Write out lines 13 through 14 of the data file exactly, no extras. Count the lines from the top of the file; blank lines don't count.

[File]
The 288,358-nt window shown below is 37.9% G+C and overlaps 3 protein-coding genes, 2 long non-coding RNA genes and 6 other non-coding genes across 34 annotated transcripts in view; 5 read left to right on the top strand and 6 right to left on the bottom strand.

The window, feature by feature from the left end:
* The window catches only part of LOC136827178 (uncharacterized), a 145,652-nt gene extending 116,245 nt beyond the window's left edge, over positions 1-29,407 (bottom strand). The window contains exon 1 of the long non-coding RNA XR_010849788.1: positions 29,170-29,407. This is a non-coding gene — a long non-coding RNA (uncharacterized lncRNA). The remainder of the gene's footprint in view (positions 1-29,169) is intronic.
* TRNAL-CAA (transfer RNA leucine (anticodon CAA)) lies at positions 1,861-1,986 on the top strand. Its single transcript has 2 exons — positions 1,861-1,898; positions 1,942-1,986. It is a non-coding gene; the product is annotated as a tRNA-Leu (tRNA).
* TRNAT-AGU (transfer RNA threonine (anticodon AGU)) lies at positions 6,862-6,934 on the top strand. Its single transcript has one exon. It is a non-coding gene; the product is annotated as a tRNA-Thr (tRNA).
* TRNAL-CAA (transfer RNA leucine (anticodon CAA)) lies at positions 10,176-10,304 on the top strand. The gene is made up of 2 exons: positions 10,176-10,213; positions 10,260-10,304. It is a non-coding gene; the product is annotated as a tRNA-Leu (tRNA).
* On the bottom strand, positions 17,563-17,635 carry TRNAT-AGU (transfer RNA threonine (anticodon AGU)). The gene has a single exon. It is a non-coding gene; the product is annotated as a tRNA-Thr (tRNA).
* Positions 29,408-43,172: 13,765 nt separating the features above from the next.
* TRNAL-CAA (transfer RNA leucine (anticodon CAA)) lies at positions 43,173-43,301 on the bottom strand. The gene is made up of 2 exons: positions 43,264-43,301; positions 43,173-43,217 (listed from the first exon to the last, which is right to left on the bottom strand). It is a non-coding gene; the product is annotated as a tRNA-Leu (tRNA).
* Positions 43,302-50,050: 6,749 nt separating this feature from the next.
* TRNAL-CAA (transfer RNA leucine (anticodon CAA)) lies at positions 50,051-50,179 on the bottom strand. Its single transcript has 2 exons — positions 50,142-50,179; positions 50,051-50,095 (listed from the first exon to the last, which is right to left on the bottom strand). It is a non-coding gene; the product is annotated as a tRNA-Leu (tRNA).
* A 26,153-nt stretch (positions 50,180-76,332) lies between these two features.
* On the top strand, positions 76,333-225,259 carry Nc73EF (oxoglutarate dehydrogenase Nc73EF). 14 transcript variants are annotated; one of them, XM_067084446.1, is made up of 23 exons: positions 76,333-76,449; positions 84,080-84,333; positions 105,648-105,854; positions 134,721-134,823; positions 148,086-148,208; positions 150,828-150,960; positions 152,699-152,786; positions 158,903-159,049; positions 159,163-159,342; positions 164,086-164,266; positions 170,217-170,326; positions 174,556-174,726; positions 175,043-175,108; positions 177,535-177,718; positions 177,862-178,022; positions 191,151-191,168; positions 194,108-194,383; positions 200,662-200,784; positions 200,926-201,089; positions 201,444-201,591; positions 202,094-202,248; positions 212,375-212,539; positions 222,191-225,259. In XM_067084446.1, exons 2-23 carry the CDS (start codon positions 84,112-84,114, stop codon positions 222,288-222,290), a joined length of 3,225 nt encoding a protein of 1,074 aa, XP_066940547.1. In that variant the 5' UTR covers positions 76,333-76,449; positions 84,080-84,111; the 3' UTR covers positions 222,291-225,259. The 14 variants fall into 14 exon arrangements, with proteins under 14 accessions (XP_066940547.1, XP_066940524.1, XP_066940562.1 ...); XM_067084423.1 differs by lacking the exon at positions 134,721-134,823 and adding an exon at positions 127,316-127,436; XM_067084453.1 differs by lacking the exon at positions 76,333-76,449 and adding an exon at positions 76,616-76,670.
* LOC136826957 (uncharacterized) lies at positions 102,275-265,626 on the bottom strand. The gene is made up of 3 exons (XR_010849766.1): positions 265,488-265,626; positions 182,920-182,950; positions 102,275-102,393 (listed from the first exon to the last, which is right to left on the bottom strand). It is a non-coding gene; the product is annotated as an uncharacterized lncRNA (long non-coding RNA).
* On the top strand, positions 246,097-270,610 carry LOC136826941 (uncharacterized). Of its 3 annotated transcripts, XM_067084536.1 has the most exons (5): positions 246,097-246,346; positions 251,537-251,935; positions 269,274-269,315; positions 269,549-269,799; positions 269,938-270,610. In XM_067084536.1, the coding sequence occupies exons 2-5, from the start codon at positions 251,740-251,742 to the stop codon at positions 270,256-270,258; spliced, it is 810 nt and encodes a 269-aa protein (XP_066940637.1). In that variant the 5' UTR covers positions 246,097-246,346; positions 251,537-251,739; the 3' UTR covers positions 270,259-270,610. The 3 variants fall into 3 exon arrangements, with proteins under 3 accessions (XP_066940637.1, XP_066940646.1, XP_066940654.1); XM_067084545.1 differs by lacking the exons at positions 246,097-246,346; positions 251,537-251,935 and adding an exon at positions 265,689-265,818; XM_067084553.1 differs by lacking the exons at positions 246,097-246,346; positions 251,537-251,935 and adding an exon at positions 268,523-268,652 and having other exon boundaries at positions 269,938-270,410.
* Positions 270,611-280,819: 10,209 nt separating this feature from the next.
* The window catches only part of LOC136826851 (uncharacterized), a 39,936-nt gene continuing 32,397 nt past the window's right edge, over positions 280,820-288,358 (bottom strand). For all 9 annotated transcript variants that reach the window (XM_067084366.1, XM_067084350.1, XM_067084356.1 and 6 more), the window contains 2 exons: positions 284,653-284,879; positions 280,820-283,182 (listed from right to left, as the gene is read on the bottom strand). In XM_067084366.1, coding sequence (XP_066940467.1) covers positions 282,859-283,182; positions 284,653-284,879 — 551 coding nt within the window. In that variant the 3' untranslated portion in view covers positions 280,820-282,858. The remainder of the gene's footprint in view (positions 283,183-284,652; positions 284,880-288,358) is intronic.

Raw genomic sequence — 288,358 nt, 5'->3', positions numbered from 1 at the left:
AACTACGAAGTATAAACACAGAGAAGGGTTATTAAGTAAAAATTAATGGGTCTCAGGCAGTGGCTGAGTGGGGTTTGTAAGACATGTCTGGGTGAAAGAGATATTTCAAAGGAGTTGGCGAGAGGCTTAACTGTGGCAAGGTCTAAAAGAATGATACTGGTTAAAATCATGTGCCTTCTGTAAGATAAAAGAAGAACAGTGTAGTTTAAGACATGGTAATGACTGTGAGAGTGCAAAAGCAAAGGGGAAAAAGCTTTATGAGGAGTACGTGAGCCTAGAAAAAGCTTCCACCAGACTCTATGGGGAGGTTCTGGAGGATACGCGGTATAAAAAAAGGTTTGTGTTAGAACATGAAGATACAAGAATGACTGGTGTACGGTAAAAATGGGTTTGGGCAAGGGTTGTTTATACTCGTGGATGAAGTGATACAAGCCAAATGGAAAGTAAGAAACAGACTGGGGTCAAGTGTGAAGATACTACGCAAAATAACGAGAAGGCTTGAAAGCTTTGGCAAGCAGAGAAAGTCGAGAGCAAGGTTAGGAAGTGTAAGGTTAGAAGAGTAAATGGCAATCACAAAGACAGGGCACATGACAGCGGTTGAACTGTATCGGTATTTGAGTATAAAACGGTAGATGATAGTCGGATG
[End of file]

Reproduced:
* On the top strand, positions 76,333-225,259 carry Nc73EF (oxoglutarate dehydrogenase Nc73EF). 14 transcript variants are annotated; one of them, XM_067084446.1, is made up of 23 exons: positions 76,333-76,449; positions 84,080-84,333; positions 105,648-105,854; positions 134,721-134,823; positions 148,086-148,208; positions 150,828-150,960; positions 152,699-152,786; positions 158,903-159,049; positions 159,163-159,342; positions 164,086-164,266; positions 170,217-170,326; positions 174,556-174,726; positions 175,043-175,108; positions 177,535-177,718; positions 177,862-178,022; positions 191,151-191,168; positions 194,108-194,383; positions 200,662-200,784; positions 200,926-201,089; positions 201,444-201,591; positions 202,094-202,248; positions 212,375-212,539; positions 222,191-225,259. In XM_067084446.1, exons 2-23 carry the CDS (start codon positions 84,112-84,114, stop codon positions 222,288-222,290), a joined length of 3,225 nt encoding a protein of 1,074 aa, XP_066940547.1. In that variant the 5' UTR covers positions 76,333-76,449; positions 84,080-84,111; the 3' UTR covers positions 222,291-225,259. The 14 variants fall into 14 exon arrangements, with proteins under 14 accessions (XP_066940547.1, XP_066940524.1, XP_066940562.1 ...); XM_067084423.1 differs by lacking the exon at positions 134,721-134,823 and adding an exon at positions 127,316-127,436; XM_067084453.1 differs by lacking the exon at positions 76,333-76,449 and adding an exon at positions 76,616-76,670.
* LOC136826957 (uncharacterized) lies at positions 102,275-265,626 on the bottom strand. The gene is made up of 3 exons (XR_010849766.1): positions 265,488-265,626; positions 182,920-182,950; positions 102,275-102,393 (listed from the first exon to the last, which is right to left on the bottom strand). It is a non-coding gene; the product is annotated as an uncharacterized lncRNA (long non-coding RNA).